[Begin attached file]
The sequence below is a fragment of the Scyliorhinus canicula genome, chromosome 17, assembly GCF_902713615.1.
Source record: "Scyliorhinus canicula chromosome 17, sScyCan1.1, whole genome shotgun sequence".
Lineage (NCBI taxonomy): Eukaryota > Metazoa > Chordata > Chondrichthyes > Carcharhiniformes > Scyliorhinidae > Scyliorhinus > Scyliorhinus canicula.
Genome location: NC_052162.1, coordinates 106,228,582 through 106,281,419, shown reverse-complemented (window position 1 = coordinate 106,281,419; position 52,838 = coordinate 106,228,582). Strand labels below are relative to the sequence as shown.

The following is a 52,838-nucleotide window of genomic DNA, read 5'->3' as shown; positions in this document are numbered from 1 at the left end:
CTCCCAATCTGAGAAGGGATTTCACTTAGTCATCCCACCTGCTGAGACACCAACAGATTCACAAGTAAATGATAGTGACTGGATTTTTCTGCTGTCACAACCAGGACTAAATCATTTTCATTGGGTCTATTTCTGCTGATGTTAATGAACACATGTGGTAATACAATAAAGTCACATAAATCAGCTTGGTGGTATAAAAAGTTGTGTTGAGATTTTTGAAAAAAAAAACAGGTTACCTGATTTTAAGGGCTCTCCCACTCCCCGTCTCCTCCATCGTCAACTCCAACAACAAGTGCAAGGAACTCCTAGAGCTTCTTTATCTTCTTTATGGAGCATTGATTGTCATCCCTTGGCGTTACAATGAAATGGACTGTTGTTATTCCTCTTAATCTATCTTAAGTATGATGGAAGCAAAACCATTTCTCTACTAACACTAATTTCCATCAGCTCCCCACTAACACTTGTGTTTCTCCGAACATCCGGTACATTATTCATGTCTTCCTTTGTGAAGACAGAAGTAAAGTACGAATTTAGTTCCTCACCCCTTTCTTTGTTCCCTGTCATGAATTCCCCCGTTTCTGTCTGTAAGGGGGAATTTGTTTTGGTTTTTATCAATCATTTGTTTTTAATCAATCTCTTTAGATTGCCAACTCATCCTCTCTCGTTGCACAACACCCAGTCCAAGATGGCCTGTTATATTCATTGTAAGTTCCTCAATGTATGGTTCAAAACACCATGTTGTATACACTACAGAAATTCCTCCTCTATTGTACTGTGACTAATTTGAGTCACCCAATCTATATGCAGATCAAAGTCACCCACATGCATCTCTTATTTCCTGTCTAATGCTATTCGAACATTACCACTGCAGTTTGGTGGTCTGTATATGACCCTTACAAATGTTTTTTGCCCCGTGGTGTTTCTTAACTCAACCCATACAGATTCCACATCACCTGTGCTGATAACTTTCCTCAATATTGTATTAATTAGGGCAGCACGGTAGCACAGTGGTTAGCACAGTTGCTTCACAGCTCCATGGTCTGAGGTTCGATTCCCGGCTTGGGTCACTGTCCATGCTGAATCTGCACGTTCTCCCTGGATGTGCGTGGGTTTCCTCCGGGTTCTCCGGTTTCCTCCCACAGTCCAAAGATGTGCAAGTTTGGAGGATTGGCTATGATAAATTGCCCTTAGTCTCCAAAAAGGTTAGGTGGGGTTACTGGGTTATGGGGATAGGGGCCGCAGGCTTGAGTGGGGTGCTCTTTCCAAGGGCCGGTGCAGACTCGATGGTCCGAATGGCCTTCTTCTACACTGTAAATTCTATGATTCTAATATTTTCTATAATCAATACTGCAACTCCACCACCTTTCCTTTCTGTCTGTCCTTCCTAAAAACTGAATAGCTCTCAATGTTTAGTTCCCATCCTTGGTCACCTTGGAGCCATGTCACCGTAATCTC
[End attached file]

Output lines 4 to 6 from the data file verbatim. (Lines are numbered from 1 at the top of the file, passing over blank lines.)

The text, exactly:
Genome location: NC_052162.1, coordinates 106,228,582 through 106,281,419, shown reverse-complemented (window position 1 = coordinate 106,281,419; position 52,838 = coordinate 106,228,582). Strand labels below are relative to the sequence as shown.

The following is a 52,838-nucleotide window of genomic DNA, read 5'->3' as shown; positions in this document are numbered from 1 at the left end:
CTCCCAATCTGAGAAGGGATTTCACTTAGTCATCCCACCTGCTGAGACACCAACAGATTCACAAGTAAATGATAGTGACTGGATTTTTCTGCTGTCACAACCAGGACTAAATCATTTTCATTGGGTCTATTTCTGCTGATGTTAATGAACACATGTGGTAATACAATAAAGTCACATAAATCAGCTTGGTGGTATAAAAAGTTGTGTTGAGATTTTTGAAAAAAAAAACAGGTTACCTGATTTTAAGGGCTCTCCCACTCCCCGTCTCCTCCATCGTCAACTCCAACAACAAGTGCAAGGAACTCCTAGAGCTTCTTTATCTTCTTTATGGAGCATTGATTGTCATCCCTTGGCGTTACAATGAAATGGACTGTTGTTATTCCTCTTAATCTATCTTAAGTATGATGGAAGCAAAACCATTTCTCTACTAACACTAATTTCCATCAGCTCCCCACTAACACTTGTGTTTCTCCGAACATCCGGTACATTATTCATGTCTTCCTTTGTGAAGACAGAAGTAAAGTACGAATTTAGTTCCTCACCCCTTTCTTTGTTCCCTGTCATGAATTCCCCCGTTTCTGTCTGTAAGGGGGAATTTGTTTTGGTTTTTATCAATCATTTGTTTTTAATCAATCTCTTTAGATTGCCAACTCATCCTCTCTCGTTGCACAACACCCAGTCCAAGATGGCCTGTTATATTCATTGTAAGTTCCTCAATGTATGGTTCAAAACACCATGTTGTATACACTACAGAAATTCCTCCTCTATTGTACTGTGACTAATTTGAGTCACCCAATCTATATGCAGATCAAAGTCACCCACATGCATCTCTTATTTCCTGTCTAATGCTATTCGAACATTACCACTGCAGTTTGGTGGTCTGTATATGACCCTTACAAATGTTTTTTGCCCCGTGGTGTTTCTTAACTCAACCCATACAGATTCCACATCACCTGTGCTGATAACTTTCCTCAATATTGTATTAATTAGGGCAGCACGGTAGCACAGTGGTTAGCACAGTTGCTTCACAGCTCCATGGTCTGAGGTTCGATTCCCGGCTTGGGTCACTGTCCATGCTGAATCTGCACGTTCTCCCTGGATGTGCGTGGGTTTCCTCCGGGTTCTCCGGTTTCCTCCCACAGTCCAAAGATGTGCAAGTTTGGAGGATTGGCTATGATAAATTGCCCTTAGTCTCCAAAAAGGTTAGGTGGGGTTACTGGGTTATGGGGATAGGGGCCGCAGGCTTGAGTGGGGTGCTCTTTCCAAGGGCCGGTGCAGACTCGATGGTCCGAATGGCCTTCTTCTACACTGTAAATTCTATGATTCTAATATTTTCTATAATCAATACTGCAACTCCACCACCTTTCCTTTCTGTCTGTCCTTCCTAAAAACTGAATAGCTCTCAATGTTTAGTTCCCATCCTTGGTCACCTTGGAGCCATGTCACCGTAATCTC